The global shipping industry provides a great illustration of the excesses of the last global growth cycle. Current shipbuilding suggests that the industry will likely face surplus capacity – and by extension, weak prices – for a number of years to come. What’s bad for the industry could be good for trade flows, though, as there will be plenty of capacity to absorb the coming trade cycle. We can only hope that this time around, global port capacity will keep pace.

----------------------------

This commentary is presented for informational purposes only. It is not intended to be a comprehensive or detailed statement on any subject and no representations or warranties, express or implied, are made as to its accuracy, timeliness or completeness. Nothing in this commentary is intended to provide financial, legal, accounting or tax advice nor should it be relied upon. Neither EDC nor the author is liable whatsoever for any loss or damage caused by, or resulting from, any use of or any inaccuracies, errors or omissions in the information provided.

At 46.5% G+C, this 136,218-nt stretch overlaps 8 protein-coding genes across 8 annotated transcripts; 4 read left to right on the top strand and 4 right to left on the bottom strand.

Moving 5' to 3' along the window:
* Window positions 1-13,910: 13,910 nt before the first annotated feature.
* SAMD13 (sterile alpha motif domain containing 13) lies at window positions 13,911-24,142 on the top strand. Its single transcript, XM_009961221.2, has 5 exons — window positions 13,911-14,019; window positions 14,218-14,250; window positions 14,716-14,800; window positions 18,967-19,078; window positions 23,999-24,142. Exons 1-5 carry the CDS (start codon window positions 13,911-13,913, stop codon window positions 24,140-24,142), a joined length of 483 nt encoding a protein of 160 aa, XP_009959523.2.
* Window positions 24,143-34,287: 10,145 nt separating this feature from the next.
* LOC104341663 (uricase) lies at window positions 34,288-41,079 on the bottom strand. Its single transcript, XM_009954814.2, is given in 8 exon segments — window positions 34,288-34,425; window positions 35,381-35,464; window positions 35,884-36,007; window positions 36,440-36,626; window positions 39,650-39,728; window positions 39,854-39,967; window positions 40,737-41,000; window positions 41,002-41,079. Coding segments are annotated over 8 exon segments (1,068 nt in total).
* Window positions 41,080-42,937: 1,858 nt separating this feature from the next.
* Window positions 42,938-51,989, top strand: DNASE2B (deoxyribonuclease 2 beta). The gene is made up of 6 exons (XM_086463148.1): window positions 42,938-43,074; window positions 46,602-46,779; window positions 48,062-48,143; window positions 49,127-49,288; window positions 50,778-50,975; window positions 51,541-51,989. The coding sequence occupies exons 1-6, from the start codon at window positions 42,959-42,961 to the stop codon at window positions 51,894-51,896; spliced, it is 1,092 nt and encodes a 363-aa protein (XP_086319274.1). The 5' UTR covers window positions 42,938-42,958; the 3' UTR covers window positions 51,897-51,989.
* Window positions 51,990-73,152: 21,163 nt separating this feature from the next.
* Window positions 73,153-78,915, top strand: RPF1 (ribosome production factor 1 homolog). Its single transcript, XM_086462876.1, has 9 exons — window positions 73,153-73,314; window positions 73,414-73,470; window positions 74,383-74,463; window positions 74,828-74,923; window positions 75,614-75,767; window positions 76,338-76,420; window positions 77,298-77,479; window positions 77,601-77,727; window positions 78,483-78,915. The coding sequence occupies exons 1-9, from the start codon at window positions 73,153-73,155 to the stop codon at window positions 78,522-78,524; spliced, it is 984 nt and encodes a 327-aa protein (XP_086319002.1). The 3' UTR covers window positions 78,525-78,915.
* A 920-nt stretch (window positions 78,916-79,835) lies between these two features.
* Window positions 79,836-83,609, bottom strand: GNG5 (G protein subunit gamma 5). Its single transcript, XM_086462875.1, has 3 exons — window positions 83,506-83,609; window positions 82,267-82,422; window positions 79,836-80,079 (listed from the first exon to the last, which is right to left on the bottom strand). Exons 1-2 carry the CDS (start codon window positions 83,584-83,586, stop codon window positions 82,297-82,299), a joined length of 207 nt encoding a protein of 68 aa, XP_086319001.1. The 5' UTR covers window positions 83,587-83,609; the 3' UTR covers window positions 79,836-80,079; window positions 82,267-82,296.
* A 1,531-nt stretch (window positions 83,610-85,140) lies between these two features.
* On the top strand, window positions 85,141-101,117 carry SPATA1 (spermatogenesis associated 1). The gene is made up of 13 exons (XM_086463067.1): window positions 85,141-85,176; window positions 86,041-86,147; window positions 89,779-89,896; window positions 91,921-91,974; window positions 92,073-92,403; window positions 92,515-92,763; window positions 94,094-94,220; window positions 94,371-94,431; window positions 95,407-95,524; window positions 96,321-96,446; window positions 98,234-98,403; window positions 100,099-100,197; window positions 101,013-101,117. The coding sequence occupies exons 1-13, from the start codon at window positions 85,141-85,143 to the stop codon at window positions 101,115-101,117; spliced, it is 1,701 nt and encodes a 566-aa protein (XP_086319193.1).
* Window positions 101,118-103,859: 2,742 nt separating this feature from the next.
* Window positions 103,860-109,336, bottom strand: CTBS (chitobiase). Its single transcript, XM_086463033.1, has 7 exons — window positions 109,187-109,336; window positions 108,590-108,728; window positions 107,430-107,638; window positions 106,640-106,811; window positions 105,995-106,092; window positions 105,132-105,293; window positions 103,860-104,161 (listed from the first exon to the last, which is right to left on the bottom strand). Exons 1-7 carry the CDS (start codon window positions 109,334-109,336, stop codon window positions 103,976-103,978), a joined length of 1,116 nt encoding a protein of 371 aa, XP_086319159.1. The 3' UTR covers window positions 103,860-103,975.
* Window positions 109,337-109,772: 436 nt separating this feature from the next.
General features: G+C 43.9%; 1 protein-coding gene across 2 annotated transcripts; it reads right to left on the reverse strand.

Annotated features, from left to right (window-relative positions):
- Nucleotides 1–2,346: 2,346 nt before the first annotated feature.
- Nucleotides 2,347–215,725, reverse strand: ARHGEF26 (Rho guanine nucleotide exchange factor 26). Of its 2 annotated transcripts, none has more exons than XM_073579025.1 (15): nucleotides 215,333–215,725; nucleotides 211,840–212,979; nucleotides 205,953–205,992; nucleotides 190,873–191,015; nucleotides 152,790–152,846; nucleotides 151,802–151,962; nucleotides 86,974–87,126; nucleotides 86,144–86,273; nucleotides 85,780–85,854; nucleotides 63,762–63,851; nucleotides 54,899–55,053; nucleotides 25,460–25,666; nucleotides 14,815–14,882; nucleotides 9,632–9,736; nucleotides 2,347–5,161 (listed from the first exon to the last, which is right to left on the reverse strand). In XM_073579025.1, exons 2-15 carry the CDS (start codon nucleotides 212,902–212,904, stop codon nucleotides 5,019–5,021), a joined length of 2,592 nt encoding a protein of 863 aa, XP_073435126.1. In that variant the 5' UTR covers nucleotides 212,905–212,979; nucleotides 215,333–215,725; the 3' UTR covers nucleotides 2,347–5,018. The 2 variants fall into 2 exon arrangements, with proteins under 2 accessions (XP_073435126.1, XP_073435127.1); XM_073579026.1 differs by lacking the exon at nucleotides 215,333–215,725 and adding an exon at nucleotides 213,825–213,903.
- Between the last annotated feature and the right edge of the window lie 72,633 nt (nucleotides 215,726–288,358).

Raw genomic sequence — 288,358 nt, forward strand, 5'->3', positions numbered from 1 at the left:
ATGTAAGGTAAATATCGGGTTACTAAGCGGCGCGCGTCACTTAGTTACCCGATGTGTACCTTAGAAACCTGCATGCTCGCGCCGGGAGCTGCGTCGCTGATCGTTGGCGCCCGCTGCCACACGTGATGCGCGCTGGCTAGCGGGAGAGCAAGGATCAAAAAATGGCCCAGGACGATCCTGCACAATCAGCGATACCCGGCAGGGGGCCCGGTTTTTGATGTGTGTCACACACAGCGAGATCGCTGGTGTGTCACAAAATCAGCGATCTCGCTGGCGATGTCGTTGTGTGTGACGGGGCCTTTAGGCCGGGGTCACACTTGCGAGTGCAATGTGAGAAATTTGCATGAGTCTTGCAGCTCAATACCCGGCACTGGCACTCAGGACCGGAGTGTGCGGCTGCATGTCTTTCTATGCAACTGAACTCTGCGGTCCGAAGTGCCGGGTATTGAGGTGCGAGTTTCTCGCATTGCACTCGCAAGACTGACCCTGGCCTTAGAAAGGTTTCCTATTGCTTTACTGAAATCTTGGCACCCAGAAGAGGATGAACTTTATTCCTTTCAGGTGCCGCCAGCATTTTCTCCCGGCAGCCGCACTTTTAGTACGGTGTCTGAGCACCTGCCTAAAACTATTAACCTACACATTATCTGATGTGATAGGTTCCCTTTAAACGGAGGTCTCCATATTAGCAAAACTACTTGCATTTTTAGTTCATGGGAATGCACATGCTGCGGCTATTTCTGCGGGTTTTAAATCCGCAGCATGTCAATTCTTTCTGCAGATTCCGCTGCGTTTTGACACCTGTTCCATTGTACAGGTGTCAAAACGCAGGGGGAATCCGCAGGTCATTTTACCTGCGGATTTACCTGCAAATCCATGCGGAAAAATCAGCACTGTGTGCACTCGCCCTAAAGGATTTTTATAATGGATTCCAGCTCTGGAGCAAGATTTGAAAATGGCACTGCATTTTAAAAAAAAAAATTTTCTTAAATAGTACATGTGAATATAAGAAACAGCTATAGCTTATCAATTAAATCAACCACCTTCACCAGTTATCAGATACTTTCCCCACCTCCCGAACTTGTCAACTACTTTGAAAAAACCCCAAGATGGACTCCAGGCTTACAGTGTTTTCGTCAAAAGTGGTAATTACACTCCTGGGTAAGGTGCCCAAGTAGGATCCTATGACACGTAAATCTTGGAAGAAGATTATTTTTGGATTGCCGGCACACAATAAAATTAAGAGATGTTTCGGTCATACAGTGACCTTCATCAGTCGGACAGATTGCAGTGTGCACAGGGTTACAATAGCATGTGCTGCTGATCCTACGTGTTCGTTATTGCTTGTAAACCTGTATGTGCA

http://www.exportwise.ca/article948

Published by kmd on Thu 19 of Sep., 2013

Les BRICA fragilisées

Par Peter G. Hall, Vice-président et économiste en chef
Le 19 septembre 2013

Voilà que les puissantes économies BRICA ralentissent nettement la cadence. On leur accolait d’emblée le terme « résilience » – vu leur résistance durant la période de l’après-crise –, et bon nombre d’observateurs désignaient ces économies en plein essor comme des moteurs de la croissance mondiale. Pourtant, 2013 a marqué la seconde année de difficultés pour cet auguste groupe, et ce, alors même que les pays de l’OCDE renouent résolument avec la croissance. Certains spécialistes vont même jusqu’à prédire la fin des beaux jours des économies BRICA, ce qui était impensable il y a tout juste quelques mois. La rapide croissance des BRICA pourrait-elle tirer à sa fin?